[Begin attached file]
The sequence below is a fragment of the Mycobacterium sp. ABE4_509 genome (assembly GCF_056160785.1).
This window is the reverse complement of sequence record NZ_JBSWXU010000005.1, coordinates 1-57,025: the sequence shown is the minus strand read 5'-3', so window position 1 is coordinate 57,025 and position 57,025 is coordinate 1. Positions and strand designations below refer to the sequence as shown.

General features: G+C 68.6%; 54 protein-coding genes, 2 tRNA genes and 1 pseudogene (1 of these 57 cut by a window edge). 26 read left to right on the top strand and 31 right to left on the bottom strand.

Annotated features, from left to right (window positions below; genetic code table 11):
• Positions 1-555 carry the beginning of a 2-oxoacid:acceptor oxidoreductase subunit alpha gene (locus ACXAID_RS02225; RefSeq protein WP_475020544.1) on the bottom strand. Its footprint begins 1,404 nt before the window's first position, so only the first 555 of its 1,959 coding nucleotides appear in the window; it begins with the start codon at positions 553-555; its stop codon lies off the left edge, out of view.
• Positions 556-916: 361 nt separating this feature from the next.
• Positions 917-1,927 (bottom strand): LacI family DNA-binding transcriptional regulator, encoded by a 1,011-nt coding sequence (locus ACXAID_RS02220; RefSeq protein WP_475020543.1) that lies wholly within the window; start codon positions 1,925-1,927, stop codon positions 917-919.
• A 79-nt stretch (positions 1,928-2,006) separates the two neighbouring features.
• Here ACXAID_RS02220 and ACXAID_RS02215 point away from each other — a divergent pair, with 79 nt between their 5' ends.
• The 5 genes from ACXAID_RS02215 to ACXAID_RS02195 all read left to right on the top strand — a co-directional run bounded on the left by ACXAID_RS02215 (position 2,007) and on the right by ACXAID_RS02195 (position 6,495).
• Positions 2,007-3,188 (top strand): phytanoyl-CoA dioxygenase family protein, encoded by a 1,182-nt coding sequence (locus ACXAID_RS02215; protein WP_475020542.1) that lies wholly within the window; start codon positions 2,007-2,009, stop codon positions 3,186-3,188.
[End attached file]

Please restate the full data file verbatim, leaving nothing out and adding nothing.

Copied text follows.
The sequence below is a fragment of the Mycobacterium sp. ABE4_509 genome (assembly GCF_056160785.1).
This window is the reverse complement of sequence record NZ_JBSWXU010000005.1, coordinates 1-57,025: the sequence shown is the minus strand read 5'-3', so window position 1 is coordinate 57,025 and position 57,025 is coordinate 1. Positions and strand designations below refer to the sequence as shown.

General features: G+C 68.6%; 54 protein-coding genes, 2 tRNA genes and 1 pseudogene (1 of these 57 cut by a window edge). 26 read left to right on the top strand and 31 right to left on the bottom strand.

Annotated features, from left to right (window positions below; genetic code table 11):
• Positions 1-555 carry the beginning of a 2-oxoacid:acceptor oxidoreductase subunit alpha gene (locus ACXAID_RS02225; RefSeq protein WP_475020544.1) on the bottom strand. Its footprint begins 1,404 nt before the window's first position, so only the first 555 of its 1,959 coding nucleotides appear in the window; it begins with the start codon at positions 553-555; its stop codon lies off the left edge, out of view.
• Positions 556-916: 361 nt separating this feature from the next.
• Positions 917-1,927 (bottom strand): LacI family DNA-binding transcriptional regulator, encoded by a 1,011-nt coding sequence (locus ACXAID_RS02220; RefSeq protein WP_475020543.1) that lies wholly within the window; start codon positions 1,925-1,927, stop codon positions 917-919.
• A 79-nt stretch (positions 1,928-2,006) separates the two neighbouring features.
• Here ACXAID_RS02220 and ACXAID_RS02215 point away from each other — a divergent pair, with 79 nt between their 5' ends.
• The 5 genes from ACXAID_RS02215 to ACXAID_RS02195 all read left to right on the top strand — a co-directional run bounded on the left by ACXAID_RS02215 (position 2,007) and on the right by ACXAID_RS02195 (position 6,495).
• Positions 2,007-3,188 (top strand): phytanoyl-CoA dioxygenase family protein, encoded by a 1,182-nt coding sequence (locus ACXAID_RS02215; protein WP_475020542.1) that lies wholly within the window; start codon positions 2,007-2,009, stop codon positions 3,186-3,188.